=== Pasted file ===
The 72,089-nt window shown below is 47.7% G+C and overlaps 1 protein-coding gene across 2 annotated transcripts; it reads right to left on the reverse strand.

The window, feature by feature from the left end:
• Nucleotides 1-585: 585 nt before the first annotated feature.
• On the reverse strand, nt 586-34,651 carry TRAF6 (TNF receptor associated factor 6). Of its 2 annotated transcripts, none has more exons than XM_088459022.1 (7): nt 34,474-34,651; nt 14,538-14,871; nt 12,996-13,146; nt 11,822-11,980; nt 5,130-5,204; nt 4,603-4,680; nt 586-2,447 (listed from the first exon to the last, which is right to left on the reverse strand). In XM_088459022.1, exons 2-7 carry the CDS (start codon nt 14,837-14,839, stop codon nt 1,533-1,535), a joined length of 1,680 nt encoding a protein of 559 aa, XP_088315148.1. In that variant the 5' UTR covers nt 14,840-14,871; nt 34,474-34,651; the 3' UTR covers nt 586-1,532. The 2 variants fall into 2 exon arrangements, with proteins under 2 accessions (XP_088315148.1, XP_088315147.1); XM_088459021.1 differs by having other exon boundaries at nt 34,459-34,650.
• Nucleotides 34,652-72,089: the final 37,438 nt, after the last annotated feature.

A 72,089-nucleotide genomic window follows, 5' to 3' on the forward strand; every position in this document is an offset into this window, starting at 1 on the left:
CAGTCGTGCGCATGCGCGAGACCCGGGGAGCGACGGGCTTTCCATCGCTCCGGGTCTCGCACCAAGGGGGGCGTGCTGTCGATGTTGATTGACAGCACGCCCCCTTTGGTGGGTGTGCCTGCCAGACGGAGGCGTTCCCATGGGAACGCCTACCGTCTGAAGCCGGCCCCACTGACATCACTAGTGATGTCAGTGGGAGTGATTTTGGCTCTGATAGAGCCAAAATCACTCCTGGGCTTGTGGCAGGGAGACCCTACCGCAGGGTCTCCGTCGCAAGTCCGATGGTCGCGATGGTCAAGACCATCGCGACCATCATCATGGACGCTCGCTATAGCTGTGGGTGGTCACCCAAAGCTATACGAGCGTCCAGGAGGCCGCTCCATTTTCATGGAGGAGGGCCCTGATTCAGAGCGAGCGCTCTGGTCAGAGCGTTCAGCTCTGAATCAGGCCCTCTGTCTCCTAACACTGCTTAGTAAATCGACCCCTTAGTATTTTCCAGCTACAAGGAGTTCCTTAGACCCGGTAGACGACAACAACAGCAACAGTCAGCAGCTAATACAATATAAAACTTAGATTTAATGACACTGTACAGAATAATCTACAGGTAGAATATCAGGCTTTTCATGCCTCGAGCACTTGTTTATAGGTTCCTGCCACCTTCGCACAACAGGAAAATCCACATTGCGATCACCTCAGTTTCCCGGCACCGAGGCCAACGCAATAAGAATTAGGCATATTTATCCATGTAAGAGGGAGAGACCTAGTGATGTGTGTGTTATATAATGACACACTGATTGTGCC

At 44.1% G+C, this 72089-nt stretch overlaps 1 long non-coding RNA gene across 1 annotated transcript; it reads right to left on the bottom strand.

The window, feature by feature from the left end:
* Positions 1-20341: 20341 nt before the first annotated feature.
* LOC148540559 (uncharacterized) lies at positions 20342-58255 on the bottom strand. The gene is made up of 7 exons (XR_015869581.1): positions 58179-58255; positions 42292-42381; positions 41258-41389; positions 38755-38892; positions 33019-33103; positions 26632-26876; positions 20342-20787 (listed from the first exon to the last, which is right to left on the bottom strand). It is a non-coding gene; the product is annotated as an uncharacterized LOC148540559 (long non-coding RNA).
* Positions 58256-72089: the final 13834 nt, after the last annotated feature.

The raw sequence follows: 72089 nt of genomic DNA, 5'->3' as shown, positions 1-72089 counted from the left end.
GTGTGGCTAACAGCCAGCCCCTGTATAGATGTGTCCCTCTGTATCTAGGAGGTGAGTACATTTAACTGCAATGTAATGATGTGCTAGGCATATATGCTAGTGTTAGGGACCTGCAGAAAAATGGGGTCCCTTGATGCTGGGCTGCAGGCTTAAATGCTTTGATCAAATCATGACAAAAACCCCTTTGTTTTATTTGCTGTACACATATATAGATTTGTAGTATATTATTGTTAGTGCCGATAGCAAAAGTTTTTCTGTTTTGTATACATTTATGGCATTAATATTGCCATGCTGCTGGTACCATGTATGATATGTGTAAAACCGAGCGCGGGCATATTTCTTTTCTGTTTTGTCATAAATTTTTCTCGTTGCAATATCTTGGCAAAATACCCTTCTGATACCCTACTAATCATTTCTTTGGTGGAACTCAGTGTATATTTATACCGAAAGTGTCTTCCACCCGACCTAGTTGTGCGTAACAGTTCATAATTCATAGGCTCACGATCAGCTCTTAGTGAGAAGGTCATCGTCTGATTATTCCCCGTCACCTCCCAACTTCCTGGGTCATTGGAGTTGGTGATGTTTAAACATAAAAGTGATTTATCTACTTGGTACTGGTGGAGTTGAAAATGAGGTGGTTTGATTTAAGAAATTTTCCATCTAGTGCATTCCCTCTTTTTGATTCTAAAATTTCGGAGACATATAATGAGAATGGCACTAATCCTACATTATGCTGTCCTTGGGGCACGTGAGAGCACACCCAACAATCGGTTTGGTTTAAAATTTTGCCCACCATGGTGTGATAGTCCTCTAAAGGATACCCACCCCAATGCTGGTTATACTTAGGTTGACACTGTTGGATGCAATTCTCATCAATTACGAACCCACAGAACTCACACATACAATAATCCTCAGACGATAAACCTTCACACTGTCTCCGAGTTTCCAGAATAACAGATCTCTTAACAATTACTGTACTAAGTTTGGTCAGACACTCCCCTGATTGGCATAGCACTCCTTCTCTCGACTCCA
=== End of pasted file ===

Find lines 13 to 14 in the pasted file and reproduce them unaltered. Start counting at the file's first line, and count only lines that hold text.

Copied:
The raw sequence follows: 72089 nt of genomic DNA, 5'->3' as shown, positions 1-72089 counted from the left end.
GTGTGGCTAACAGCCAGCCCCTGTATAGATGTGTCCCTCTGTATCTAGGAGGTGAGTACATTTAACTGCAATGTAATGATGTGCTAGGCATATATGCTAGTGTTAGGGACCTGCAGAAAAATGGGGTCCCTTGATGCTGGGCTGCAGGCTTAAATGCTTTGATCAAATCATGACAAAAACCCCTTTGTTTTATTTGCTGTACACATATATAGATTTGTAGTATATTATTGTTAGTGCCGATAGCAAAAGTTTTTCTGTTTTGTATACATTTATGGCATTAATATTGCCATGCTGCTGGTACCATGTATGATATGTGTAAAACCGAGCGCGGGCATATTTCTTTTCTGTTTTGTCATAAATTTTTCTCGTTGCAATATCTTGGCAAAATACCCTTCTGATACCCTACTAATCATTTCTTTGGTGGAACTCAGTGTATATTTATACCGAAAGTGTCTTCCACCCGACCTAGTTGTGCGTAACAGTTCATAATTCATAGGCTCACGATCAGCTCTTAGTGAGAAGGTCATCGTCTGATTATTCCCCGTCACCTCCCAACTTCCTGGGTCATTGGAGTTGGTGATGTTTAAACATAAAAGTGATTTATCTACTTGGTACTGGTGGAGTTGAAAATGAGGTGGTTTGATTTAAGAAATTTTCCATCTAGTGCATTCCCTCTTTTTGATTCTAAAATTTCGGAGACATATAATGAGAATGGCACTAATCCTACATTATGCTGTCCTTGGGGCACGTGAGAGCACACCCAACAATCGGTTTGGTTTAAAATTTTGCCCACCATGGTGTGATAGTCCTCTAAAGGATACCCACCCCAATGCTGGTTATACTTAGGTTGACACTGTTGGATGCAATTCTCATCAATTACGAACCCACAGAACTCACACATACAATAATCCTCAGACGATAAACCTTCACACTGTCTCCGAGTTTCCAGAATAACAGATCTCTTAACAATTACTGTACTAAGTTTGGTCAGACACTCCCCTGATTGGCATAGCACTCCTTCTCTCGACTCCA